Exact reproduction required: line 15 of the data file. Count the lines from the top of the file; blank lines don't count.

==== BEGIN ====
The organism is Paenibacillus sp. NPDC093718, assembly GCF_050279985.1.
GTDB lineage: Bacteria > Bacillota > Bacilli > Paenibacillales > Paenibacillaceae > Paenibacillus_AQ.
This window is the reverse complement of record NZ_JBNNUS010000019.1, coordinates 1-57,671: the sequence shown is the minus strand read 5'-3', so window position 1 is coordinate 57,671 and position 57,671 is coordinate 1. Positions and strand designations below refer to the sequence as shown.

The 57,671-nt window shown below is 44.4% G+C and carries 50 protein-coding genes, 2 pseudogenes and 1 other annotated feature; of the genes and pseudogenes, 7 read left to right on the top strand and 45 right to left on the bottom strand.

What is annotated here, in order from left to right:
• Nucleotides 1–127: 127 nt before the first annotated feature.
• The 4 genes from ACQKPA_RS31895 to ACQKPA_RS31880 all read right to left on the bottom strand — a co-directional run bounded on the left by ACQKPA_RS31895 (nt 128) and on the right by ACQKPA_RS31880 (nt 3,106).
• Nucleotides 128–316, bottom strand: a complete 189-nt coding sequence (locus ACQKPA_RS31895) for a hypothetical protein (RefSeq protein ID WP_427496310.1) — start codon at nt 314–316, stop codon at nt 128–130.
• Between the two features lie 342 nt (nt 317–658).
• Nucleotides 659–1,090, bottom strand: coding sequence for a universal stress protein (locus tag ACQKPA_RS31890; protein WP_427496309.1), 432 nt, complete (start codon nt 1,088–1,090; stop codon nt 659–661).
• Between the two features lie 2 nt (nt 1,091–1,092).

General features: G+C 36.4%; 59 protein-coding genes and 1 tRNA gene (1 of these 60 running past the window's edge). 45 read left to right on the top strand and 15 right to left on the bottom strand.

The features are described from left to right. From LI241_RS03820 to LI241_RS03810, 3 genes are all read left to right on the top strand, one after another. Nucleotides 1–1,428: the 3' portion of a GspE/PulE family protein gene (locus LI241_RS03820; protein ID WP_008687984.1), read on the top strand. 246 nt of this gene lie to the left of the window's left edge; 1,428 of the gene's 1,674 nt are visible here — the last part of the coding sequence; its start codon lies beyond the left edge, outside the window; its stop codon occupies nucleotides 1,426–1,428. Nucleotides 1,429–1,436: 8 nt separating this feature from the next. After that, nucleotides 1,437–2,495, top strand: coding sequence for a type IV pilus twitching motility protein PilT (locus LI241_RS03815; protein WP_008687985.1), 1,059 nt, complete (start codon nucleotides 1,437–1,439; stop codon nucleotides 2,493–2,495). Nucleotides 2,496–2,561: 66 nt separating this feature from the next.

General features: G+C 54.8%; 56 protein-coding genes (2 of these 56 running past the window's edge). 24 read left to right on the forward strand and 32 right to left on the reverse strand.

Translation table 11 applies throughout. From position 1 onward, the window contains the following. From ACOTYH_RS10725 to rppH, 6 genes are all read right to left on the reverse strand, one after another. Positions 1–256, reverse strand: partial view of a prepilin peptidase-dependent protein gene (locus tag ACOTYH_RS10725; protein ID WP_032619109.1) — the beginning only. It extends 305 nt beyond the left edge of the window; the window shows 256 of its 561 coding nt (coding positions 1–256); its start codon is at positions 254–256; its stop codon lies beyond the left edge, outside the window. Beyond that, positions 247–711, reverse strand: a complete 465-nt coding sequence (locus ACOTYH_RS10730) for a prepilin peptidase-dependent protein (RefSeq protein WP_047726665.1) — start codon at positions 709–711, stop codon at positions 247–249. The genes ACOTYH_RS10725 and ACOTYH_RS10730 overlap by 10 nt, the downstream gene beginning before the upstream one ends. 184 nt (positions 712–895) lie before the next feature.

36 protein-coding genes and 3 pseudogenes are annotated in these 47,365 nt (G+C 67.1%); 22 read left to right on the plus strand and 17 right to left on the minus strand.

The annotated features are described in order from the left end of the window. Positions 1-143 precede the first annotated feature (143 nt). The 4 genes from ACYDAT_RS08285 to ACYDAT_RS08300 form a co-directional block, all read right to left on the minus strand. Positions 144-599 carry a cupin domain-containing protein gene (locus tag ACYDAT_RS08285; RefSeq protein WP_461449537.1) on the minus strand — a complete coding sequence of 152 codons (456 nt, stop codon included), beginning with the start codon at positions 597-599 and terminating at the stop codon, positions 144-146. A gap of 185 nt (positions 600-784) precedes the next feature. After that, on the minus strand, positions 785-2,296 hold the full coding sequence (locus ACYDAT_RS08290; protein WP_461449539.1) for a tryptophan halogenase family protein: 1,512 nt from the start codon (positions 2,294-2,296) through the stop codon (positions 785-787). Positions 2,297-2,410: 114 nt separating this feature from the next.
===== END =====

Translation table 11 applies throughout. From position 1 onward, the window contains the following. From ACOTYH_RS10725 to rppH, 6 genes are all read right to left on the reverse strand, one after another. Positions 1–256, reverse strand: partial view of a prepilin peptidase-dependent protein gene (locus tag ACOTYH_RS10725; protein ID WP_032619109.1) — the beginning only. It extends 305 nt beyond the left edge of the window; the window shows 256 of its 561 coding nt (coding positions 1–256); its start codon is at positions 254–256; its stop codon lies beyond the left edge, outside the window. Beyond that, positions 247–711, reverse strand: a complete 465-nt coding sequence (locus ACOTYH_RS10730) for a prepilin peptidase-dependent protein (RefSeq protein WP_047726665.1) — start codon at positions 709–711, stop codon at positions 247–249. The genes ACOTYH_RS10725 and ACOTYH_RS10730 overlap by 10 nt, the downstream gene beginning before the upstream one ends. 184 nt (positions 712–895) lie before the next feature.